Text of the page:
There’s a story Lucinda Williams likes to tell about Car Wheels on a Gravel Road, the 1998 album on what was then Mercury Records that served as a breakthrough for the alt-country singer-songwriter. So when the subject of her reputation for being something of perfectionist in the studio comes up, she’s ready with it. “I had a chance to work with him [Rick Rubin] on the record that turned out to be Car Wheels,” she recalls over the phone from LA. “I remember, he took me aside and asked me if I’d be open to working with different musicians outside of my road band, and at the time that just terrified me. I mean the whole idea of having studio musicians coming to play on the record and Rick Rubin producing it just terrified me because I was afraid it would be too polished.”
WEST IS BEST: “This is the record I’ve always wanted to make sonically,” she says of her new Hal Wilner–produced disc.
Instead, Williams spent months and months in the studio, working and reworking each track on Car Wheels on a Gravel Road until each sounded just rough or spare or gritty enough to capture the essence of a Lucinda Williams whose legend had grown steadily over the six years since she’d last released an album. Some had even begun to call her the “female Bob Dylan.” The New York Times Sunday Magazine honored her with an extensive profile almost a full year before Car Wheels, a disc that would go through at least three producers and get the final mix treatment from Rick Rubin himself. It was eventually released to reviewers who’d been waiting years to lavish praise on the scrappy songwriter from Texas by way of Louisiana. In fact, by the time of Car Wheels’ 1998 release, Mary Chapin Carpenter had scored a Top Five country hit with the Lucinda-penned “Passionate Kisses” (from a homonymous 1988 album), and Emmylou Harris had recorded two other tracks from early Williams albums (“Sweet Old World” from a disc of the same title and “Crescent City” from the “Passionate Kisses” disc). Even Tom Petty had gotten in on the action, recording Lucinda’s hard-and-bluesy “Changed the Locks” for She’s the One. Williams may not have been making it easy for anyone, but it was a foregone conclusion that she would be crowned the Queen of Alt-Country, with Car Wheels as the proof. It’s no wonder she’d become such a perfectionist about the final product.
“I definitely have a little of obsessive compulsive disorder,” she says with a warm laugh. “I think a lot of people who do what I do have neurotic tendencies. But I think you learn to accept that at a certain point that’s okay. And I think there are positive aspects to being a perfectionist. But I’m not really a perfectionist. I mean, if I really were, I’d have to have my nails done perfectly all the time. What I have is that obsessive compulsive thing when it comes to my music. I worry a lot. I’d get insecure and labor over things in the studio and get neurotic about all kinds of little things.”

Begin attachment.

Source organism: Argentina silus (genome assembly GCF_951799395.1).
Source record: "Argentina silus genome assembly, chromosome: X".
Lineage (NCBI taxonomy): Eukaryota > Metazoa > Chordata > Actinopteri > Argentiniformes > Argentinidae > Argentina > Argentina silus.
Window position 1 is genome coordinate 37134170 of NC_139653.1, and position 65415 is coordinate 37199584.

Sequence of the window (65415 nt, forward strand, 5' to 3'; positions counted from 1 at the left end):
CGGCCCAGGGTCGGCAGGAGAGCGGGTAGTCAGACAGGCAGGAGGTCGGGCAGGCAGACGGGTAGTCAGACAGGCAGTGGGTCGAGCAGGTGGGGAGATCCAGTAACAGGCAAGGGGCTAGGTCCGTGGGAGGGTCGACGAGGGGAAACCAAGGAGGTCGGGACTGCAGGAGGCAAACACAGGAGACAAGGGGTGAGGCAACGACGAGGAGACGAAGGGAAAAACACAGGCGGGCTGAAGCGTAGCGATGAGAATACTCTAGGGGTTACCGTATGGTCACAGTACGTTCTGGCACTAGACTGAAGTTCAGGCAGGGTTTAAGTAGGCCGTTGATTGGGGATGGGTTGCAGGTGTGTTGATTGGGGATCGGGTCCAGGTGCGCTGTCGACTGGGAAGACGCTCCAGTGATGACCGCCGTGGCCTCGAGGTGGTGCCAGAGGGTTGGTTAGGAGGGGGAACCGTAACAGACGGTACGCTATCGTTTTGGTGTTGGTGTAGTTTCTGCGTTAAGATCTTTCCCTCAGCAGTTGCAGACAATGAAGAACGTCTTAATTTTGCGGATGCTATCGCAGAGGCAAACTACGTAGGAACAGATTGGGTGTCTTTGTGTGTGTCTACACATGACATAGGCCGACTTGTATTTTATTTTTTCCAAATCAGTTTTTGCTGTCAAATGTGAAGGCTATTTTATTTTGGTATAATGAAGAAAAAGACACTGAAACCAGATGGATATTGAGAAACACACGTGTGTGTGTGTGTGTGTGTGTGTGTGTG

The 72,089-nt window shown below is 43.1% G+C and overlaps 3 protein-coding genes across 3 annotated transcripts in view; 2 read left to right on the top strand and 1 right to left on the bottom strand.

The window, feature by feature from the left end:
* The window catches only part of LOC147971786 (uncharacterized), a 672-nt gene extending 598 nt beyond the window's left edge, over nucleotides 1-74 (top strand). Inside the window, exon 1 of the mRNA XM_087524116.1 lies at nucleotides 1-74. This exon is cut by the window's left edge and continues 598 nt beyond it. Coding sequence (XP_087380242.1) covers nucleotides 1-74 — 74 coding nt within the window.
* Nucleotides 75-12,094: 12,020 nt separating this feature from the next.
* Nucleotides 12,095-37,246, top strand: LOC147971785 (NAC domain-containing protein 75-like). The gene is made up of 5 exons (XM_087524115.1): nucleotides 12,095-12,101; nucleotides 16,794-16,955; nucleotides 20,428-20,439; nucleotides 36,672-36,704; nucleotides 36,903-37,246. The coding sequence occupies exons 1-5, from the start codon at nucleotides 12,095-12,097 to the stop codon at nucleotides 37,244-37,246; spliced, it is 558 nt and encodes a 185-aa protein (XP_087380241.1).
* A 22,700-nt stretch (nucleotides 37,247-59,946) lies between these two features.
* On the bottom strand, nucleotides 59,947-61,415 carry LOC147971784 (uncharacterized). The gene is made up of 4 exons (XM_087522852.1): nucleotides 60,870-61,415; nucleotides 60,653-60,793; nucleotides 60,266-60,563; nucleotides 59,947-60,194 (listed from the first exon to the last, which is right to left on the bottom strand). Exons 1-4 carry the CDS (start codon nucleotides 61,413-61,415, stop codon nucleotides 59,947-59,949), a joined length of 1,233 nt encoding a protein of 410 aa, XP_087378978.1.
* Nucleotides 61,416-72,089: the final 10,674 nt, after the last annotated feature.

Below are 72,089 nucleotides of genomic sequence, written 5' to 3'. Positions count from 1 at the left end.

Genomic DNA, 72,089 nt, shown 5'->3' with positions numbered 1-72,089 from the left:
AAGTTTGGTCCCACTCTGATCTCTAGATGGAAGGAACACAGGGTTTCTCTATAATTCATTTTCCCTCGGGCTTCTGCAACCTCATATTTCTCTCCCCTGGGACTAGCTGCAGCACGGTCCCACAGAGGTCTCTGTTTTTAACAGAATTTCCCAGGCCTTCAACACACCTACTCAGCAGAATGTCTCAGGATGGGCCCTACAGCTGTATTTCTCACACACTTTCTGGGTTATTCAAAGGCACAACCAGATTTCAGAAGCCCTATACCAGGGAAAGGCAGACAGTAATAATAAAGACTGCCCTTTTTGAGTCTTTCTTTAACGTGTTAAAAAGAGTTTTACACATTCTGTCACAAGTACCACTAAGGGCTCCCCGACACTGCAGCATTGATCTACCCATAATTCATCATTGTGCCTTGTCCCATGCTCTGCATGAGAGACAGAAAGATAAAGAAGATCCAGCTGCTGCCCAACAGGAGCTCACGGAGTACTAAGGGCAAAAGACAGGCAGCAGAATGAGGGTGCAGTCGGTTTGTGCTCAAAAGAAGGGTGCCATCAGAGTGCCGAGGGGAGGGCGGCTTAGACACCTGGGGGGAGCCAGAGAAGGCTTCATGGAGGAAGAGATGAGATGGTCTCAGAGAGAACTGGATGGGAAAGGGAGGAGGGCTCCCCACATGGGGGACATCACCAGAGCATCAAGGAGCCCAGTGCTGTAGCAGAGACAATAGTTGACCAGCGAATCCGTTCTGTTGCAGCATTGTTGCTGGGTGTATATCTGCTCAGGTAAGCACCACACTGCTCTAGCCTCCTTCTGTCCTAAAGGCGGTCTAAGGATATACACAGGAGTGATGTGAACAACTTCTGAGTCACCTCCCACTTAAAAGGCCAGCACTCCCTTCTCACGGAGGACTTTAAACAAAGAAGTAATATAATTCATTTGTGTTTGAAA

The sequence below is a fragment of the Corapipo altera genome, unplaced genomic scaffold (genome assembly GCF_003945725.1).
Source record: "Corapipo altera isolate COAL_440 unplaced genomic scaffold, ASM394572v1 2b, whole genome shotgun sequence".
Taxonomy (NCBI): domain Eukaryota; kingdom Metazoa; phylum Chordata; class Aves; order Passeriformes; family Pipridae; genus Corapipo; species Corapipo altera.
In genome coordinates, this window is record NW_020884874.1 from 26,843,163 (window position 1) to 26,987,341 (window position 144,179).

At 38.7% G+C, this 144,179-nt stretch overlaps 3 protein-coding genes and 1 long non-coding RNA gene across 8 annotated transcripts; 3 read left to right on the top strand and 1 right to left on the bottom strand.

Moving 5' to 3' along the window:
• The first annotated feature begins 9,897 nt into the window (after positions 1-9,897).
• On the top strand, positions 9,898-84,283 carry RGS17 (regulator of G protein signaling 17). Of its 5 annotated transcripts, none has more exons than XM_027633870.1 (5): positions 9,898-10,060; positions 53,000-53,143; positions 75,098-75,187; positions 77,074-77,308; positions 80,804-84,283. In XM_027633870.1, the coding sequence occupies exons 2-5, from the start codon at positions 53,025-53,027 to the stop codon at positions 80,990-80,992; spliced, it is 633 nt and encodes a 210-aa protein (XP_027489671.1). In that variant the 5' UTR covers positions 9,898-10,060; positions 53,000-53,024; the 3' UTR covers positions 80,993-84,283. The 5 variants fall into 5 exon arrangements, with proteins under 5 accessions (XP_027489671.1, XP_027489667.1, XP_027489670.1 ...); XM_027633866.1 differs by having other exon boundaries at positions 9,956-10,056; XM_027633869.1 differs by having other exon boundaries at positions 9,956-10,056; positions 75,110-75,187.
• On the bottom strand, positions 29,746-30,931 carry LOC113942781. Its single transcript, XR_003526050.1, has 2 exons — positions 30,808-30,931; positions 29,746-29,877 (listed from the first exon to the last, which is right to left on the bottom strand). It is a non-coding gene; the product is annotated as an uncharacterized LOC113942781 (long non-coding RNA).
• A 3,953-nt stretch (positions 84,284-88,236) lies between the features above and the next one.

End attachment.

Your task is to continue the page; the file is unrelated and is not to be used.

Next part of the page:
If Williams seems to be drifting into the past tense when she mentions her insecurities, that’s certainly reflected on West (Lost Highway), the third studio album she’s released since Car Wheels came out eight years ago. Some are already calling it her best album yet, or at least her best album since . . . What’s clear from the very start is that it’s the loosest, most diverse and comfortable-sounding album since 1988’s Lucinda Williams, her first proper alt-country disc after two early recordings that stuck to a bluesy blueprint, somewhere between the studied picking of Rory Block and the gutsy slide of Bonnie Raitt. You can even hear her laughing after “Wrap My Head Around That,” a song that carries echoes of her bluesy beginnings, ends with a dissonance-laced guitar solo by Bill Frisell, and then segues into the poetic, melodic, and invitingly folksy “Words” with a random snippet of a string section. It’s as if she couldn’t believe she’s letting any of this happen on one of her recordings and can’t do anything but laugh.
West does come across as the kind of album she’s been working toward recording since she got the monkey of Car Wheels off her back, a modern classic that’s already gotten the deluxe reissue treatment. Last fall, Island put out a two-CD version of the album with bonus tracks and a live disc. Essence (2001) — the quick follow-up to Car Wheels — found her letting the music do more of the talking in songs that were more spacious, less straightforwardly narrative, and more sensual in tone. It’s an approach that she didn’t quite abandon on 2003’s World Without Tears (both Lost Highway), though that disc did mark a return to wordier songs with sharper hooks and earned her a Billboard Top 20 debut for the first time.